President-elect Barack Obama named Shaun Donovan, chair of the city’s Department of Housing Preservation and Development (HPD bio), to serve as his Secretary of Housing and Urban Development. The announcement came during his weekly web-address:
AN had heard from a number sources that Donovan–an outside candidate–had taken a month off in late October and early November to prepare a white paper on affordable housing for the Obama campaign, though HPD did not return numerous calls seeking confirmation on this or his possible nomination. Well, now it’s official.
If confirmed, Donovan will be returning Washington, where he served as Deputy Assistant Commissioner for Multi-Family Housing in the Clinton Administration. A graduate of Harvard, Donovan has been acclaimed for his work on the mayor’s New Housing Marketplace plan, which seeks to create 165,000 affordable units over a decade through construction and preservation.
Get acquainted with the appointee’s thoughts on housing policy, which AN published after a chat with Donovan last year.
Update: Both Posts–that being The New York Post and The Washington Post—are reporting that Bronx Borough President Adolofo Carrión Jr. will serve as Director of Urban Policy for the Obama administration. The Bronx Beep had been also in the running for the HUD position, though whether he has been awarded a greater or lesser prize remains to be seen as the exact mandate of directorship has yet to be laid out by the administration, as we reported.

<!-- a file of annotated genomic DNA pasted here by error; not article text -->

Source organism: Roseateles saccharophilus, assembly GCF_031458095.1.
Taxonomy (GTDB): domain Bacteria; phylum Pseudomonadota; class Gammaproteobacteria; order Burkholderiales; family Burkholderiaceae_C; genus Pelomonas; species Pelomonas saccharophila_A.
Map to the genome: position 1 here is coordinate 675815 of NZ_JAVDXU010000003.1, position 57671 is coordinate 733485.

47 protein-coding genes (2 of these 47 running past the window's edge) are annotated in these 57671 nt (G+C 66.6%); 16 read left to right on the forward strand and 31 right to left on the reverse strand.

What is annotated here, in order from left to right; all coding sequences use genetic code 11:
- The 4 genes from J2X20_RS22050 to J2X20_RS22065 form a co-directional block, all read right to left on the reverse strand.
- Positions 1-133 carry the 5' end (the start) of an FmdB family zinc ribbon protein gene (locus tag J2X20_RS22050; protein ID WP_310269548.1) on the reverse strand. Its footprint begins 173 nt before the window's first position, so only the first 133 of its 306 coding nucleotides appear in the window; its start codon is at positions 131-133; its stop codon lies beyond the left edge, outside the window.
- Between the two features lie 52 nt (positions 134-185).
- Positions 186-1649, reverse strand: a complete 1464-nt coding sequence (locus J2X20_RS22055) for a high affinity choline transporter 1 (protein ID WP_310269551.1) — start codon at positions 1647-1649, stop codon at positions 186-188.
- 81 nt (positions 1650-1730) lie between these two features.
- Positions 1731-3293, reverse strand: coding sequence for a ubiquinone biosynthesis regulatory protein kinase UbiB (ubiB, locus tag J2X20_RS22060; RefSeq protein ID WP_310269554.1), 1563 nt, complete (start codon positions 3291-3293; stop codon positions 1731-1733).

Carrión is less known for his work on land-use issues than his compatriots in Manhattan and Brooklyn–partly a result of the relative levels of development in each borough–though the Baychester-raised Bronxite did receive a masters in planning from Hunter, according to his official biography, followed by stints at the Department of City Planning, Bronx CB5, and local non-profit developer Promesa before he moved to City Council and then the borough presidents office.
Politco points out that the number of New Yorkers in Obama’s cabinet is beginning to rival the number of Illini there, which hopefully means the Feds will stop ignoring the city as it has in the past.